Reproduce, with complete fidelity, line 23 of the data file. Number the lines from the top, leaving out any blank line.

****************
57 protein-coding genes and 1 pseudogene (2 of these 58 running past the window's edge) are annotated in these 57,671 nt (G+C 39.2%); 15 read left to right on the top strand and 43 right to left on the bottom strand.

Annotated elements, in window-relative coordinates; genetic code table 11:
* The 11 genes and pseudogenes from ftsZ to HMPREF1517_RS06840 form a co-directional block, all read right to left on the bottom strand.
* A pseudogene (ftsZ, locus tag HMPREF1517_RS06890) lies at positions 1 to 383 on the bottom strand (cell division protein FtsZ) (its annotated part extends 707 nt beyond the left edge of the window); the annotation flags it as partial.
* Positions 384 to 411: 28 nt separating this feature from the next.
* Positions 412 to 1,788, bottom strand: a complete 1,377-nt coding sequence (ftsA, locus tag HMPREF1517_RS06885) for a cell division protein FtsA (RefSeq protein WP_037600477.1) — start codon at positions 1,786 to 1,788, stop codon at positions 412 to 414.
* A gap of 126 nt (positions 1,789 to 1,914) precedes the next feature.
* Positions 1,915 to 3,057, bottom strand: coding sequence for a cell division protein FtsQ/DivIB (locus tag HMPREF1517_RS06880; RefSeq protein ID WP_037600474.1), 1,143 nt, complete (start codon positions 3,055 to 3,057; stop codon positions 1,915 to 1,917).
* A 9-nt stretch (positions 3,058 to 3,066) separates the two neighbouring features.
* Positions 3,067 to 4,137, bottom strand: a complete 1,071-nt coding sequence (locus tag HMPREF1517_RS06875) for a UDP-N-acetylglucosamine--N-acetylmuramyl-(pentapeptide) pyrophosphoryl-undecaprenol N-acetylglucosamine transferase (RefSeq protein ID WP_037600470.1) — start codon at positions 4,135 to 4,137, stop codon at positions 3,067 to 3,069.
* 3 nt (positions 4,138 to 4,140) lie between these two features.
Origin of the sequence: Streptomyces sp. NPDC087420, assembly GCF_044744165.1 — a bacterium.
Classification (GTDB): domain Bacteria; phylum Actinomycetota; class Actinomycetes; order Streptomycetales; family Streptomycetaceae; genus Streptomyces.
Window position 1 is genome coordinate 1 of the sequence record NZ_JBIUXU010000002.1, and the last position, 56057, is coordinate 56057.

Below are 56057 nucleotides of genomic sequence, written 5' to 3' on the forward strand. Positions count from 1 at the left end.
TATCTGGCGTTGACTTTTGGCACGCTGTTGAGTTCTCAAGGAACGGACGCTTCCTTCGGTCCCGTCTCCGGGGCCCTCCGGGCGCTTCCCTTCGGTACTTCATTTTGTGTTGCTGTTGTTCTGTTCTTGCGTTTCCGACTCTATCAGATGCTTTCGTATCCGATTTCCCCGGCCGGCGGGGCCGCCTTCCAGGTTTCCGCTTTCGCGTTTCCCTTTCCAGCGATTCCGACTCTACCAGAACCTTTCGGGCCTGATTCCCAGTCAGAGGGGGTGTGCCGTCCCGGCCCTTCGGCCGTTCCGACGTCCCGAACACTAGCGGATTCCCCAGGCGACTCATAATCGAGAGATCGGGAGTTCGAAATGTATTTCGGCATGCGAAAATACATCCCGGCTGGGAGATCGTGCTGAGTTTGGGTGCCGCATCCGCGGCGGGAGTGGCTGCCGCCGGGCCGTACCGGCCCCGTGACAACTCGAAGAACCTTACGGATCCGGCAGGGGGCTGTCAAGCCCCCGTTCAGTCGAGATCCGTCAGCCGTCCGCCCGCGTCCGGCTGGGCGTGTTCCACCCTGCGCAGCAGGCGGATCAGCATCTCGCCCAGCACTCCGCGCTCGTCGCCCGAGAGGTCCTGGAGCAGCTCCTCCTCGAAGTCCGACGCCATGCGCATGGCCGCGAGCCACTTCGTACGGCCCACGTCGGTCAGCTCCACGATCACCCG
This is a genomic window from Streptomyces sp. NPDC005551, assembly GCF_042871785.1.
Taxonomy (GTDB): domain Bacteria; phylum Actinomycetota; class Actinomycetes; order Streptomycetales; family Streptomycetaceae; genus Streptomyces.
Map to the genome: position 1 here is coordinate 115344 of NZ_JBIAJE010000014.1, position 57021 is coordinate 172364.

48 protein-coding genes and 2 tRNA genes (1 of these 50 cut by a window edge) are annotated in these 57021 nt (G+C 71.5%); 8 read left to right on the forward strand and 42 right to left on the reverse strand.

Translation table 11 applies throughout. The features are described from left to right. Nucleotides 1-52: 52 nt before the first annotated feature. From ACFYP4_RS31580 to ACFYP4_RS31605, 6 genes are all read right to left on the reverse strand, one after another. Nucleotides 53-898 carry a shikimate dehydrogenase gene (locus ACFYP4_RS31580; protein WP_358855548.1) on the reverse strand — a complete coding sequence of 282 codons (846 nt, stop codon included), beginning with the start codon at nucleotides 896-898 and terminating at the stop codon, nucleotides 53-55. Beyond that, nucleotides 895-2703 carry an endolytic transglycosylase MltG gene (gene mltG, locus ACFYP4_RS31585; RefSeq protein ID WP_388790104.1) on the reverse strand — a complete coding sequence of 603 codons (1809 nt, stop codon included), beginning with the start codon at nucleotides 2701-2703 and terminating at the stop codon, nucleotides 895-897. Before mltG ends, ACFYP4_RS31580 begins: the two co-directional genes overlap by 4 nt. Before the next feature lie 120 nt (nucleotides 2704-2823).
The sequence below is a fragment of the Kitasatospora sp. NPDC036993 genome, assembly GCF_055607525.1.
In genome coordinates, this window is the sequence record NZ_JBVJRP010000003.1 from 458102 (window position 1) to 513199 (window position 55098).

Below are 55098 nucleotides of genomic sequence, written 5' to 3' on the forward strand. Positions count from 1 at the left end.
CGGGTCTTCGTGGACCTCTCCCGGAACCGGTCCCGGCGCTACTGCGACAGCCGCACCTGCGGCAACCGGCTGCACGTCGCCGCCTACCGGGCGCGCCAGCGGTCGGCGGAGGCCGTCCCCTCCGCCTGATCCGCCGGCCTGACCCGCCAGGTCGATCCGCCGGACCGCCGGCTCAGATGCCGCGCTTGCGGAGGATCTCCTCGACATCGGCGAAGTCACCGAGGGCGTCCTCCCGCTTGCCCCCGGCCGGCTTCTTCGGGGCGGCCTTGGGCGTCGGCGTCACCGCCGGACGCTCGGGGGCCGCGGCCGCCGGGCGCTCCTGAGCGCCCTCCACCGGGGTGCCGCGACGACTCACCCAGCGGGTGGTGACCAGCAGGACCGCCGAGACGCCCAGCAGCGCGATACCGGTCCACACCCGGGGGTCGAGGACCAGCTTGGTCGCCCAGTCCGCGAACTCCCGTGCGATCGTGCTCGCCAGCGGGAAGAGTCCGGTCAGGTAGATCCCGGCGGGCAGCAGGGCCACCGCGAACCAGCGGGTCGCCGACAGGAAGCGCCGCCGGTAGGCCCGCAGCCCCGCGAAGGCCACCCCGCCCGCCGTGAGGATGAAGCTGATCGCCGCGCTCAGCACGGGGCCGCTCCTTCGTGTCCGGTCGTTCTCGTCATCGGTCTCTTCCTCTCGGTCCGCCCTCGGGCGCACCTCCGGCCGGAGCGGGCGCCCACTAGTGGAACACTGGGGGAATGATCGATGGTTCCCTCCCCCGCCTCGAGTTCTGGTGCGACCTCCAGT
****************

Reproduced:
In genome coordinates, this window is the sequence record NZ_JBVJRP010000003.1 from 458102 (window position 1) to 513199 (window position 55098).